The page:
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Brantley v. Maxwell-Jolly

California's Attempt to Cut Adult Day Health Care Services is Blocked by Court

Among the people affected by the cuts is named plaintiff Lillie Brantley, an 84-year-old woman with Alzheimer's and a seizure disorder, who has had a stroke and is very frail. She needs supervision with feeding and transferring as well as assistance bathing, dressing and toileting, and is completely dependent on others for housework, laundry, shopping, medication, money management and meal preparation. Brantley currently receives professional nursing services to monitor her condition, personal care services to help with hygiene and feeding needs, and therapeutic services to increase her interactions with others and reduce her isolation as well as to help her maintain her functional strength. Brantley resides with relatives and is a member of her local community and church. She and her family want her to remain there, but her niece, who is her primary caretaker, must work full time and, consequently, Brantley is only able to remain in the family home with the assistance of ADHC services. Her only alternative, if ADHC services were cut back, would be institutionalization — to her detriment (studies document rapid deterioration when frail older people are moved to unfamiliar environments), against her wishes and the wishes of her caretaker family, and at significantly higher costs for the State of California.
Gilda Garcia, another plaintiff, is 77 years old with unstable diabetes, hypertension, Bells' palsy and kidney problems. She uses a cane and needs help with transferring, bathing, meal preparation, shopping, transportation, housework and laundry. However, she enjoys living in her home and in her community, enjoys her interactions and social activities, and wants to remain there. ADHC services provide her personal care services, professional nursing services, leisure opportunities, physical therapy and dietician services five days a week. Without ADHC, it is inevitable that she would have to be in an institutional setting because of her unstable diabetes.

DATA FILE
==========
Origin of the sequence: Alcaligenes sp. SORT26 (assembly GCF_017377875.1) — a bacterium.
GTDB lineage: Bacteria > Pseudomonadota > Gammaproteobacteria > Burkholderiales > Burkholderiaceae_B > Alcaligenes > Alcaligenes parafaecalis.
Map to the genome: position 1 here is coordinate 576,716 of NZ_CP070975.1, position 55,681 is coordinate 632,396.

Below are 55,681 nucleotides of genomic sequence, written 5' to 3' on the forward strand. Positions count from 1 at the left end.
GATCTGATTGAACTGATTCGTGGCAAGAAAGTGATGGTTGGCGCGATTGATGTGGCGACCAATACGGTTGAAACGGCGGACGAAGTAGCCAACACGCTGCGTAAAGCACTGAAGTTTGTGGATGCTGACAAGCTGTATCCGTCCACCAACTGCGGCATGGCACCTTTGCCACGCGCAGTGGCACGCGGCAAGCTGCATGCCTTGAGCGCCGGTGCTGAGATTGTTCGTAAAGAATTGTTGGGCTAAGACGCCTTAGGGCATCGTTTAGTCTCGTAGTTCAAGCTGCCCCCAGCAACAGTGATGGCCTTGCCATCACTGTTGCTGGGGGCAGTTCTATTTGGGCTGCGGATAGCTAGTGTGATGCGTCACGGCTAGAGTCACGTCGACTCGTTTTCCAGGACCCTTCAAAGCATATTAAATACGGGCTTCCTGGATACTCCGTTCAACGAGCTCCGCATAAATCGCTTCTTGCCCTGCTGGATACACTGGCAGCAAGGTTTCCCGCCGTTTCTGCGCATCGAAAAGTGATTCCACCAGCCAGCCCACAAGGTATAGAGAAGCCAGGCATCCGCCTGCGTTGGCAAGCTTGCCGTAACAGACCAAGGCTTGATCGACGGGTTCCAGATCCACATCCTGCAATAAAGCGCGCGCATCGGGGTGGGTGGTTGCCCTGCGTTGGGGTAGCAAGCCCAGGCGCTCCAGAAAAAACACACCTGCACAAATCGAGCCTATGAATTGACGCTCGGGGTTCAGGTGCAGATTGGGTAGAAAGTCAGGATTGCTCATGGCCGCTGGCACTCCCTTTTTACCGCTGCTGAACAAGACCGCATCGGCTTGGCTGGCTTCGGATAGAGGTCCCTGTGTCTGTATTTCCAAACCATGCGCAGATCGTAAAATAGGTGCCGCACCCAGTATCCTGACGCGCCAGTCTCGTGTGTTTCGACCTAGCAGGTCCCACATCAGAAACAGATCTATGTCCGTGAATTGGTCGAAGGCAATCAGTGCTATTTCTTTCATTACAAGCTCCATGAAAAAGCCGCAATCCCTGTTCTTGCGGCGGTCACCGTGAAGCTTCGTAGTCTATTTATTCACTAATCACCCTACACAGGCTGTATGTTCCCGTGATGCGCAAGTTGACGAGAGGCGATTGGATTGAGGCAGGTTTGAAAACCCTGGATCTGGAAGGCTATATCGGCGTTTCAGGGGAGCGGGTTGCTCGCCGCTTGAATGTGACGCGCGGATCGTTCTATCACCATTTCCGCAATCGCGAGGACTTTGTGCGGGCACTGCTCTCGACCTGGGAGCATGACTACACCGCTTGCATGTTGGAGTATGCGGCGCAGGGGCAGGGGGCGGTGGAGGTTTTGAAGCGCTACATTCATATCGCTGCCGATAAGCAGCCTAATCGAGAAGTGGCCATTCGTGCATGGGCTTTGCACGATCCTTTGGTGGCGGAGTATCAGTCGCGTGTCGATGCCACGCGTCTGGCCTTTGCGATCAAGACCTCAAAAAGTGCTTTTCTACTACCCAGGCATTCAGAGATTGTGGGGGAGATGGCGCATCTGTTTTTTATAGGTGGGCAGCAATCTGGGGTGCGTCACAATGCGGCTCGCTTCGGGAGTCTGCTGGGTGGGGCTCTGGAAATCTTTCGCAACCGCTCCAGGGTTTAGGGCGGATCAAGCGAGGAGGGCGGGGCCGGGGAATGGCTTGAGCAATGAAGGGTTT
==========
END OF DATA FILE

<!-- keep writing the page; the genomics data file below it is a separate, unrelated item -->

In addition to challenging the actions that would be taken if the law is allowed to take effect, plaintiffs challenge the notice that was sent by the state about the changes, arguing that it violates their statutory rights under Medi-Cal. Plaintiffs asked the federal court to prevent the law from taking effect while this lawsuit is pending, and ultimately, to rule that the California budget cuts violate Medicaid law and the ADA.

The Court's Ruling


Ruling that ADHC recipients were at serious risk of institutionalization and "particularly irreparable and imminent" harm, the court issued a preliminary injunction that prevents the cuts from taking place while the lawsuit is pending.

The court went to say that the state has "taken an arguably cavalier approach to ensuring their continuing compliance with the ADA and Rehabilitation Act" and had done no more than show a "theoretical" availability of alternative services. These minimal showings, the court ruled, were insufficient to guarantee the safety of ADHC recipients. "Given the tenuousness and complexities of their conditions, an interruption in their care, even if temporary, will have serious consequences for Plaintiffs," the court ruled.

A separate lawsuit, in which AARP Foundation Litigation attorneys have filed AARP's "friend of the court" brief on behalf of health care providers, challenges other elements of the state's budget cuts regarding reimbursement of health care service providers, and is proceeding through the courts as well.




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